Government goes cool on docking benefit of antisocial neighbours

Over 80 per cent of councils are against the idea of docking the
housing benefit of antisocial neighbours, a consultation by the
government has revealed, writes Natasha

In May last year the Department for Work and Pensions (DWP)
issued a consultation document seeking views on using housing
benefit sanctions to tackle antisocial behaviour.

But the government has revealed that sanctions will not be
introduced “for the time being”, and the results of the
consultation have led the DWP to conclude that they “want to
judge the effectiveness of the range of existing measures before
introducing a new one”.

A total of 75 per cent of respondents were against the proposals
to dock housing benefit from tenants accused of antisocial
behaviour, complaining that the sanction would be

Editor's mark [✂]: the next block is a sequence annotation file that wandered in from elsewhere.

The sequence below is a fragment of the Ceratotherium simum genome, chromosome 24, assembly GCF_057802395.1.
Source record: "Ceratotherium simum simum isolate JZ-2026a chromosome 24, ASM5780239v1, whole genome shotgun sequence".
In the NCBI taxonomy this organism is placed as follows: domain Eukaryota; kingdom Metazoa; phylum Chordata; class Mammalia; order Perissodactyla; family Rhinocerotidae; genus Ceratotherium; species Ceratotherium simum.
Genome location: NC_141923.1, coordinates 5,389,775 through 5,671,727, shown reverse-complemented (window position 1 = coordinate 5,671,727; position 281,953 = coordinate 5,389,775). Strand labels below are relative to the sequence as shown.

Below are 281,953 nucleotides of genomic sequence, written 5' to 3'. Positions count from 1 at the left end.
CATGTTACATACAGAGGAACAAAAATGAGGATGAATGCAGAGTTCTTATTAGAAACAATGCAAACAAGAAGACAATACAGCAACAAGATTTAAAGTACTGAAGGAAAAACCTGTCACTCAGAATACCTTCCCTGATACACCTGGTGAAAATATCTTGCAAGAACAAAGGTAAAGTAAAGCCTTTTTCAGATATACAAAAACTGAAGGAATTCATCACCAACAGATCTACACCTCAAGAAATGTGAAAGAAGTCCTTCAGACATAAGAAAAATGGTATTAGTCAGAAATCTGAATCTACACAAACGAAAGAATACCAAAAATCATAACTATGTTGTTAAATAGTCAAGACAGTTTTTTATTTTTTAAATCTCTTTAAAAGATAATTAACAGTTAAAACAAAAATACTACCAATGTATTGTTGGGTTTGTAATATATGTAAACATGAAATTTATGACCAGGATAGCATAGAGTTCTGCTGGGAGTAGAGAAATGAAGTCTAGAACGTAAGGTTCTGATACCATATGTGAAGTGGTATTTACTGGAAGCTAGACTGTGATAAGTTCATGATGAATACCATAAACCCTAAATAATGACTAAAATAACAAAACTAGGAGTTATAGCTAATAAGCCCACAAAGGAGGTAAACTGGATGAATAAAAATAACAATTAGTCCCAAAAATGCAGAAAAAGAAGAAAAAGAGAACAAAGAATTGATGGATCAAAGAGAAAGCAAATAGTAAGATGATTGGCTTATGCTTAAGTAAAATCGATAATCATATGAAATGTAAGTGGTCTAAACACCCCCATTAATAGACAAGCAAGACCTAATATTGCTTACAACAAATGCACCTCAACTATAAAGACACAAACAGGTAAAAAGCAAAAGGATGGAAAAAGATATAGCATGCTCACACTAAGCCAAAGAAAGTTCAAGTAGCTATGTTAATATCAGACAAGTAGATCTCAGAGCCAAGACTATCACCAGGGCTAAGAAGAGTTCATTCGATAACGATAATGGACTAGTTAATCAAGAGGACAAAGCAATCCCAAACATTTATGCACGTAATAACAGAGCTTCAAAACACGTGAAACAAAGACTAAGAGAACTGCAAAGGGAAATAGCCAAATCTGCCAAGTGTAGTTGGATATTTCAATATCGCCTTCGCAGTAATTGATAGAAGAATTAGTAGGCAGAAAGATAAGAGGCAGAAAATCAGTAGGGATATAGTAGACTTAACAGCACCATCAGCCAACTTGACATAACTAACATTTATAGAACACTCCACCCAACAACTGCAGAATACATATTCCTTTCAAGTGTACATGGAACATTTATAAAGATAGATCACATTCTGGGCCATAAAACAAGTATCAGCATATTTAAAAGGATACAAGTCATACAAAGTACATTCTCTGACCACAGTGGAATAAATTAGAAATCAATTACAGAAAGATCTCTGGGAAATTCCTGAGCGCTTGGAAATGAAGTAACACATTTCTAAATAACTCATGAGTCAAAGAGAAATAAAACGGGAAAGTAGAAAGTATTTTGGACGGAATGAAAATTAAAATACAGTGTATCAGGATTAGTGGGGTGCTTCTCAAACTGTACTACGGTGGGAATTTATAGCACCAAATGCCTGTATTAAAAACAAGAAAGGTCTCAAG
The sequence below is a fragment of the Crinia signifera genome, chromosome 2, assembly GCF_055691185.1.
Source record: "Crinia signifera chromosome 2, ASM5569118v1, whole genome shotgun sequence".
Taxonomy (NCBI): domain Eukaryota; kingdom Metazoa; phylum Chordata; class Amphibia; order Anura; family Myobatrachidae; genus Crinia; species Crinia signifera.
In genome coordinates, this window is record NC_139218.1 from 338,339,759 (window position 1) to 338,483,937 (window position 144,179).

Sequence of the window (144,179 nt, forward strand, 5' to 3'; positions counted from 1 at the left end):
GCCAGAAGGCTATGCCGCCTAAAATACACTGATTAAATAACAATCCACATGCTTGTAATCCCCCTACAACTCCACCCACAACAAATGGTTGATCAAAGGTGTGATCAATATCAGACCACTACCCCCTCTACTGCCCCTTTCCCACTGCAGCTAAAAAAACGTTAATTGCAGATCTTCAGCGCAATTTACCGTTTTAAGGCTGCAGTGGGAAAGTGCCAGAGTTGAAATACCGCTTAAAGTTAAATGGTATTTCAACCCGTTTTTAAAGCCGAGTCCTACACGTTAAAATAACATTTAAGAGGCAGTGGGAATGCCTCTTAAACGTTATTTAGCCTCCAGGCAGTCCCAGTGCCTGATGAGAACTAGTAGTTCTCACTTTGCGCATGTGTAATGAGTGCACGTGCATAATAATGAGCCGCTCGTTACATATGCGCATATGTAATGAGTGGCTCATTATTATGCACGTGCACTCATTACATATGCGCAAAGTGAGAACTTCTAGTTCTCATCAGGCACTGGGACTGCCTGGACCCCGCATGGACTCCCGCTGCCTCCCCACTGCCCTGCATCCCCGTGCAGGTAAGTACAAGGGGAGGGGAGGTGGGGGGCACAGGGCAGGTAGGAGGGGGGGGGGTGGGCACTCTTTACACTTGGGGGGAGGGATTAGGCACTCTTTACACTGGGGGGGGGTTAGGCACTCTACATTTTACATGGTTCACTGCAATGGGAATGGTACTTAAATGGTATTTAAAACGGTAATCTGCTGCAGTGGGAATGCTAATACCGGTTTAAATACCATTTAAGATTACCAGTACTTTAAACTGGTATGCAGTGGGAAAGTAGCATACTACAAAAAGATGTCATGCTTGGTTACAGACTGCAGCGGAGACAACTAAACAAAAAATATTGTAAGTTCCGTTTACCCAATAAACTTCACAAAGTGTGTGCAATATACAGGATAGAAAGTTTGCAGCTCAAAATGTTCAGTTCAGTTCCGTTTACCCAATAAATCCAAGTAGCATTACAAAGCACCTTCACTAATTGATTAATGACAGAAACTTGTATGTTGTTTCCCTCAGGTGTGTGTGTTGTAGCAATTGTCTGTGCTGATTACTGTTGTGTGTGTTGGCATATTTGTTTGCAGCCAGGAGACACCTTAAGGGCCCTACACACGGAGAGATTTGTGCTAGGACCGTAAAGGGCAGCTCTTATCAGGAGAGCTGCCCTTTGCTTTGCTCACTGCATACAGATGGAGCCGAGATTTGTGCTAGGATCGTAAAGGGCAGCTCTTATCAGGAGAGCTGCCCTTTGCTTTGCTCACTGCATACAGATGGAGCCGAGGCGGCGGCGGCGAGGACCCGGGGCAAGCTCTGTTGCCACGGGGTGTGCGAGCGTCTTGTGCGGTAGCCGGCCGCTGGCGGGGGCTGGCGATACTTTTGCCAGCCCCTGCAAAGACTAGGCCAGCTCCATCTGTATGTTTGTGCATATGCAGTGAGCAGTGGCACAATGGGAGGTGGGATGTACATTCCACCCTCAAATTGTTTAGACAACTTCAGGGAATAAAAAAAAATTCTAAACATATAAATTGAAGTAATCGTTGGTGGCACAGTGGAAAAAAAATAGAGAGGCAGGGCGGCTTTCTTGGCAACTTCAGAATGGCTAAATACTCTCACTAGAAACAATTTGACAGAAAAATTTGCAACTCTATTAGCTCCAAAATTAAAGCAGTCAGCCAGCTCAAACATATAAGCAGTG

“unworkable, ineffective and counter-productive”. Of
the local authorities that responded, 81 per cent were not in
favour and 97 per cent of registered social landlords expressed
their disapproval.

Homelessness charity Shelter has hailed the government’s
decision as a “u-turn” on draconian law that would have
created more poverty and homelessness.

Adam Sampson, the director of Shelter, said: “The sheer
scale of the opposition shows just how many people are against the
government’s draconian measures that punish, but don’t
actually reduce antisocial behaviour.”

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